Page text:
More than 2,700 Jews from 70 countries packed the Washington Hilton earlier this week for the American Jewish Committee’s annual Global Forum, which brings together leaders from around the world to discuss major issues of concern for the Jewish community.
Highlighting the three-day conference was a “world leader’s plenary” session on Monday night that featured an address from National Security Advisor Susan Rice. The bulk of Rice’s 30-minute speech focused on the United States-Israel relationship, which she called an “ironclad bond.” Rice received cordial applause throughout the speech while repeating the refrain “Israel is not alone” in describing attacks from Hamas and other groups toward Israel’s existence. While most of Rice’s speech was aimed at Jews, she also included a line aimed at reaching out to another party.
“When Palestinians are attacked by mobs shouting death to Arabs, and Palestinian homes or mosques are vandalized, the Palestinian people are not alone,” she said.
Rice used her remarks to tout the efforts of President Barack Obama’s administration in securing the “largest military assistance package with any country in American history,” which is estimated to provide Israel with about $40 billion in aid over 10 years.
“Israel’s security isn’t a Democratic interest or a Republican interest, it’s an American interest,” she said.
Rice also addressed last year’s controversial Iran nuclear deal, which she praised by saying that the country’s breakout time for a nuclear weapon is now one year; it was just a few months prior to the agreement.
“Whether or not you supported this deal, the results are undeniable,” she said. “Iran has disassembled two-thirds of its centrifuges. They’ve shipped out 98 percent of their enriched Uranium stockpile.”
Rice also mentioned Secretary of State John Kerry’s recent trip to Paris for a Middle East Peace summit — one that neither the Israelis nor Palestinians attended. She said the basic message of the conference was an affirmation of the two-state solution as the only path toward a peaceful future in the region but that it cannot be “imposed on the parties.” Rice did not shy away from condemning Israeli settlement expansion in the West Bank, just as Vice President Joe Biden did at the AIPAC Policy Conference in March.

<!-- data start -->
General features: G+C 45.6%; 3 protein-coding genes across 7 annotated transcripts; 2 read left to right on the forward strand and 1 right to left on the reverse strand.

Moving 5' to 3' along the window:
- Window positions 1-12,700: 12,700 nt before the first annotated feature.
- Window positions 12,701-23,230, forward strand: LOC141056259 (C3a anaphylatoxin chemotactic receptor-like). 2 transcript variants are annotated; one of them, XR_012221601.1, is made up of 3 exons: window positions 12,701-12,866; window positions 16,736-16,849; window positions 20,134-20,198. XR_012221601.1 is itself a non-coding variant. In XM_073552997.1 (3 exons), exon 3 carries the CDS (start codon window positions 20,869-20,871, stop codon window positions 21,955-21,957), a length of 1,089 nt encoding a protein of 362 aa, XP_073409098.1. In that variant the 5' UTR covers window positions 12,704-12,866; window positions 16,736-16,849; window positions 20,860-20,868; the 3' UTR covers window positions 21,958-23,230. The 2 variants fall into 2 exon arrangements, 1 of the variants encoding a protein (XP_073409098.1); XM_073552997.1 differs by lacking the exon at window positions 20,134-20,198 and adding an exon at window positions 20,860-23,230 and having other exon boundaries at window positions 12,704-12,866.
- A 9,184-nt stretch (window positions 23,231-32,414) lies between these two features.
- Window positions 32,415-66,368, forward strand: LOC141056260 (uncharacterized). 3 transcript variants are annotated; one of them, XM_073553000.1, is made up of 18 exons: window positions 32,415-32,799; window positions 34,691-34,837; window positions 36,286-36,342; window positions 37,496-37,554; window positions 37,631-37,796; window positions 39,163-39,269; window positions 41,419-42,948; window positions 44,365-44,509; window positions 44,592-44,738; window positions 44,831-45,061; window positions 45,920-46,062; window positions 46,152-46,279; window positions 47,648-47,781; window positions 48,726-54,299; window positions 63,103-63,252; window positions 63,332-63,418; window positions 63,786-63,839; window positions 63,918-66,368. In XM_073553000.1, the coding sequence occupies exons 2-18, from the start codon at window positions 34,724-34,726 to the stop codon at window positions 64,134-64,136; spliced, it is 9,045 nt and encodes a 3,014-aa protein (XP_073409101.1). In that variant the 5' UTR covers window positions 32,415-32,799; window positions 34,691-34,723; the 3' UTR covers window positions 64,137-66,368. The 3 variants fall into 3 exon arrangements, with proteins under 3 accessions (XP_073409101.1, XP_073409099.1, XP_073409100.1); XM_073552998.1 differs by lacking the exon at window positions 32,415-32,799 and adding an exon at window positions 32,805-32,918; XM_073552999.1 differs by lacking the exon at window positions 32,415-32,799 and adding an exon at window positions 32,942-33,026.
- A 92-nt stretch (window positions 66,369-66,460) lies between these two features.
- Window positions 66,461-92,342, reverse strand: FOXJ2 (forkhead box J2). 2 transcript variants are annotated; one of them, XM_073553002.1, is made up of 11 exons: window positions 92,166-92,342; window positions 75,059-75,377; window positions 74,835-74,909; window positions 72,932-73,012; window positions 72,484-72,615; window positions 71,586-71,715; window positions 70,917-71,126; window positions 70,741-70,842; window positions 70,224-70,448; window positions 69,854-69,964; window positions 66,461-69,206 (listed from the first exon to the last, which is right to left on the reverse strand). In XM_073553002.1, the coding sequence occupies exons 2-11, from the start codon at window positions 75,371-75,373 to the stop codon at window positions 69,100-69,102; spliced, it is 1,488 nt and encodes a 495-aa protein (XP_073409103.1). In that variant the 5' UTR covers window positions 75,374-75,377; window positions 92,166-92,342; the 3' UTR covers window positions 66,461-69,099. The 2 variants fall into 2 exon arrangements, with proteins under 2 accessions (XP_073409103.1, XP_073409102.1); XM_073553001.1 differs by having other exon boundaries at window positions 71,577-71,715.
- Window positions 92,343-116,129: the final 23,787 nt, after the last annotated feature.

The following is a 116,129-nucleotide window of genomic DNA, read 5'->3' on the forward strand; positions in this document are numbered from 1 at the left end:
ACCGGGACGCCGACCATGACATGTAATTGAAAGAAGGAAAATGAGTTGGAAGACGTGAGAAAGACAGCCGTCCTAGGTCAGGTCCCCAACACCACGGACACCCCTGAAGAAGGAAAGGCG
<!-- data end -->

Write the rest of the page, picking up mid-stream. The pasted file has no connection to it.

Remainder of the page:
“Settlement activity corrodes the prospects for two states,” she said. “It moves us toward a one-state reality. Israel’s future as a Jewish democratic state is at stake.”
Rice’s views on the West Bank were echoed earlier that day by Israeli opposition leader Isaac Herzog who said that the Israel’s lack of progress in separating from the Palestinians presents a “serious demographic threat to its future.”
“In the meanwhile, violence continues to flourish, the delegitimization of Israel gathers steam, and the international community grows increasingly irritated by the reality in the West Bank,” he said.
Absent from the conference’s sessions was any sense of political division. Despite Rice’s high-ranking position in the administration, she has stayed largely out of commenting on the current presidential race. She told The Forward in an interview that it would be “inappropriate and likely illegal” for her to do so in response to a question about Republican presidential nominee Donald Trump’s foreign policy credentials. She closed her speech on a unifying note by condemning anti-Semitism that has popped up around the globe.
“When Iran holds an abhorrent Holocaust cartoon contest, when violence and violent words lead Jews to take down mezuzahs in Europe. When more than half of college students say they have experienced anti-Semitism on campus, we must call out and confront that ancient hatred for what it is: an absolute outrage.”
The speakers at this year’s conference were a departure from past years, which have included big names such as Kerry and Democratic presidential nominee Hillary Clinton, the latter of whom has spoken at the conference multiple times. But it did include the presence of three mayors out of more than 300 from across the country who have signed a pledge that states they are committed to fighting anti-Semitism on a global level.
One of those presents was Mayor Stephanie Rawlings-Blake, who said suggestion of her involvement came from a constituent in Northwest Baltimore who is an AJC member. He called Councilwoman Rochelle “Rikki” Spector, who in turn convinced Rawlings-Blake to sign on. It also inspired the mayor to reach out to other mayors in Maryland and around the country.
“From that one constituent making that one phone call to his city councilwoman, this initiative now counts over 300 mayors signing on collectively over 80 million people in this country. You see, he thought globally by acting locally,” she said.
Rawlings-Blake said activism like the fight against anti-Semitism comes from the bottom up as opposed to the top down, and initiatives such as this one are most likely to happen within a city as opposed to at the national level.
“My job at its core is to make sure my community is safer, that it’s better and stronger,” she said. “And if I can do that and my colleagues can do that, then what a difference we can make.”